Alas! We, wretches entrapped in the dark veils of corporeal nature and entangled in the chains of petty hopes and expectations, understand nothing except food, drink, sex and the like. And should we come across a man of vision and someone with a heart who attempts to lift the curtain from these veils, we consider it an error and affront. As long as we remain imprisoned in the dark pit of the world of mulk, we would not be able to apprehend anything of the gnostic teachings (ma'arif) and the experiences of those adept in them. So, my dear, don't compare the awliya' to yourself and don't imagine the hearts of the prophets and those of the people of the ma'arif to be like these dismal hearts of ours. Our hearts are covered with the dusts of attachment to the world and its mundane lusts. The impurity resulting from immersion in lusts does not allow them to become the mirror of Divine revelations wherein the beauty of the Beloved is reflected. Of course, with this egoism, this self-seeking and narcissism of ours, we shouldn't be able to make out anything of the tajalliyat of God, the Most Exalted, and His Beauty and Glory. Given this state of ours, we should be such ones as refute the words of the awliya' and the people of marifah, and even if we should refrain outwardly from denouncing them as false, we would still consider them false in our hearts. And should there be no way for negating their truth-as when one is convinced of the truth of the statements of the Messenger and the Infallible Imams, may peace be upon them-we would open the door of ta'wil and interpretation and, in a word, block the door to the knowledge (marifah) of God. Thus we interpret this (saying of 'Ali):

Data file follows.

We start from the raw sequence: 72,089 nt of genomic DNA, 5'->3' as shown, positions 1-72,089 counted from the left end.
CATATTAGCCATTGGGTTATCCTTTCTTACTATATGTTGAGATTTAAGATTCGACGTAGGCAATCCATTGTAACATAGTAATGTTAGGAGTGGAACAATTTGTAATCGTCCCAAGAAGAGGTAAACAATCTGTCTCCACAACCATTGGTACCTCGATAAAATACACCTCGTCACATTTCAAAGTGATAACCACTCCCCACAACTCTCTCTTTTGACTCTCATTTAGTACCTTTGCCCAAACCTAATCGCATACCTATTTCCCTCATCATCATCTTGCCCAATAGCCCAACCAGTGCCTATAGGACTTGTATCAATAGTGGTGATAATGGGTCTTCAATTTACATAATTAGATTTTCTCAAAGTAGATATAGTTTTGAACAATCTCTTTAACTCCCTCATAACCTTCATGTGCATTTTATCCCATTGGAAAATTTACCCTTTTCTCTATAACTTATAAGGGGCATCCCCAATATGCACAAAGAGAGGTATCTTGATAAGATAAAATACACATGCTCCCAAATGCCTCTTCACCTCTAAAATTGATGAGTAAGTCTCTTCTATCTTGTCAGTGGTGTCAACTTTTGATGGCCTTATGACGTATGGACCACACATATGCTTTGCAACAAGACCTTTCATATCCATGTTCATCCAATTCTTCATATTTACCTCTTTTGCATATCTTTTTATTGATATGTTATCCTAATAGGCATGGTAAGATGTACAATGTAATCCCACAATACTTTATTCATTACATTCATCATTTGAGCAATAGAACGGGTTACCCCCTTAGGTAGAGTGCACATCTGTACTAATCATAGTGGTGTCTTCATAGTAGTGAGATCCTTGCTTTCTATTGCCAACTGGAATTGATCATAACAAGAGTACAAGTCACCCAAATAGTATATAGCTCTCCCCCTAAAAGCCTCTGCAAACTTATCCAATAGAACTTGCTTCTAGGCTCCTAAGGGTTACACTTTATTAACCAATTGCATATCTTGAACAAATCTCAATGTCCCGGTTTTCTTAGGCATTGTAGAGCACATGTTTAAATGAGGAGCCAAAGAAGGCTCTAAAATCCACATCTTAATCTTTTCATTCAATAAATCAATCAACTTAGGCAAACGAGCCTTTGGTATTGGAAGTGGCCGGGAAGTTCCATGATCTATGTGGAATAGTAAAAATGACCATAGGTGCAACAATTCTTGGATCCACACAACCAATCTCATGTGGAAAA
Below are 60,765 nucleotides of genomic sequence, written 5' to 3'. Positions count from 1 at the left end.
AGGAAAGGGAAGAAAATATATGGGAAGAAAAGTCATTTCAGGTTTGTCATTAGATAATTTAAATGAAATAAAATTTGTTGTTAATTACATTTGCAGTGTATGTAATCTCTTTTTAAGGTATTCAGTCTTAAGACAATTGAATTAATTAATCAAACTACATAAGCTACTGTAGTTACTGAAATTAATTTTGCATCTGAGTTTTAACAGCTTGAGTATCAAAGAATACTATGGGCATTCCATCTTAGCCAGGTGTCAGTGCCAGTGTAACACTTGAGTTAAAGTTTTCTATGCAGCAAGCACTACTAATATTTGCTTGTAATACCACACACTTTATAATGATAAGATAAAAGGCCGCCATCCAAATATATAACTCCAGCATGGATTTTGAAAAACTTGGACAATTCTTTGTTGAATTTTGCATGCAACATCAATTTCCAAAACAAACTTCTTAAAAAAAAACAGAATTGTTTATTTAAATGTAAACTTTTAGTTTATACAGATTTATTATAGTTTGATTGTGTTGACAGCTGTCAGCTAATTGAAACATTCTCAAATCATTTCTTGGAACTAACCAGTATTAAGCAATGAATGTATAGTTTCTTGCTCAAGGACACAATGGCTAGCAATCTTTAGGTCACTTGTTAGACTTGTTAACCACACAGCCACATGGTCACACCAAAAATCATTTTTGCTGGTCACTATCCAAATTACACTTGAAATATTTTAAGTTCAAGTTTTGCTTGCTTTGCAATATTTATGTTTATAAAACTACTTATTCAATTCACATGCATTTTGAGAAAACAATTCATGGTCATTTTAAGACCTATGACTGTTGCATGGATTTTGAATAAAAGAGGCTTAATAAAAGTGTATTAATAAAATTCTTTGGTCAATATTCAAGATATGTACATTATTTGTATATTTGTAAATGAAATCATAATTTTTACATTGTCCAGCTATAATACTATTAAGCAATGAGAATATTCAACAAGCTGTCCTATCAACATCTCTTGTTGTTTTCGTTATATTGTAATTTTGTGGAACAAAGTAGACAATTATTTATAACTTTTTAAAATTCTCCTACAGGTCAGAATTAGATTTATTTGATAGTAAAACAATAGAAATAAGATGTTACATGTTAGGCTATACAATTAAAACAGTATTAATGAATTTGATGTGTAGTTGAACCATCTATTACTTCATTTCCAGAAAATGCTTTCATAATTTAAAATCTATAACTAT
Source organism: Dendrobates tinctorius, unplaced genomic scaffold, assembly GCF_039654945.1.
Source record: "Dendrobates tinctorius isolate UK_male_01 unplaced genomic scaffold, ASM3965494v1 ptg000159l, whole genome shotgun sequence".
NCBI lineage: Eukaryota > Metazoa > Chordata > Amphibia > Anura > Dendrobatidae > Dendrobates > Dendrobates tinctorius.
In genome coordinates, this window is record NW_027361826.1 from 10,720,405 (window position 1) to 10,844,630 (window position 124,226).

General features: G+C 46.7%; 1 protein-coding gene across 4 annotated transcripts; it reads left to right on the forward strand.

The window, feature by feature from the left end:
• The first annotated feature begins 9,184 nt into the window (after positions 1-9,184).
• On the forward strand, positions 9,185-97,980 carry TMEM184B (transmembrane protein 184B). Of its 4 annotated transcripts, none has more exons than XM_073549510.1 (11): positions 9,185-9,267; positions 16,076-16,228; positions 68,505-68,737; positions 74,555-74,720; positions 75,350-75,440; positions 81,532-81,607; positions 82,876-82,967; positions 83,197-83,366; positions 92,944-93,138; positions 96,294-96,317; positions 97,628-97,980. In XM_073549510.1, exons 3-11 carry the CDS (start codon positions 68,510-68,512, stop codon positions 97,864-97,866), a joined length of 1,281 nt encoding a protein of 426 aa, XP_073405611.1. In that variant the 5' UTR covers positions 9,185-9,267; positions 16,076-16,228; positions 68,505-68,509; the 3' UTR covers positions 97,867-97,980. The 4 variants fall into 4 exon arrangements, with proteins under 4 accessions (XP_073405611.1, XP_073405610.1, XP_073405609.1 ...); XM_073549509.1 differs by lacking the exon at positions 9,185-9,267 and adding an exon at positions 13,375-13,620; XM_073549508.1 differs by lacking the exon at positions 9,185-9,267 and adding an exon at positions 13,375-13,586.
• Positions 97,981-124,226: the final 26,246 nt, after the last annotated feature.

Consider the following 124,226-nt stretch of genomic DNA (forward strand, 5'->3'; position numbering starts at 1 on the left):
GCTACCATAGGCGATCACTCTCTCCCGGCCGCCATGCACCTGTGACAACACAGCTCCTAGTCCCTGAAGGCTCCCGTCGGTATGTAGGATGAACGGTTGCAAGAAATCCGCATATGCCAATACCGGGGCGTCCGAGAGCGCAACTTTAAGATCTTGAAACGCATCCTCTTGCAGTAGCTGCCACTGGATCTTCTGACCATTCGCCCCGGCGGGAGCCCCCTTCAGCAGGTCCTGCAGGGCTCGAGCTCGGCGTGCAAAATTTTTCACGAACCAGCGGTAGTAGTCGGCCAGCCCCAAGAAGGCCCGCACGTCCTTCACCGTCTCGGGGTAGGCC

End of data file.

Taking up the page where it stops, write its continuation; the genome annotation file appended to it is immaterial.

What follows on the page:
I did not see a thing without beholding God with it, before it, and in it,
as implying the vision of the effects (of God's omnipotence). We explain (these words of `Ali-may peace be upon him):
I did not worship a Lord that I did not see, 
as implying the knowledge of universals, similar in nature to our own knowledge. We interpret the verses mentioning liqa' Allah as signifying the encounter with the Day of Judgement, and take the tradition (of the Prophet-may God's benedictions be upon him and his Household):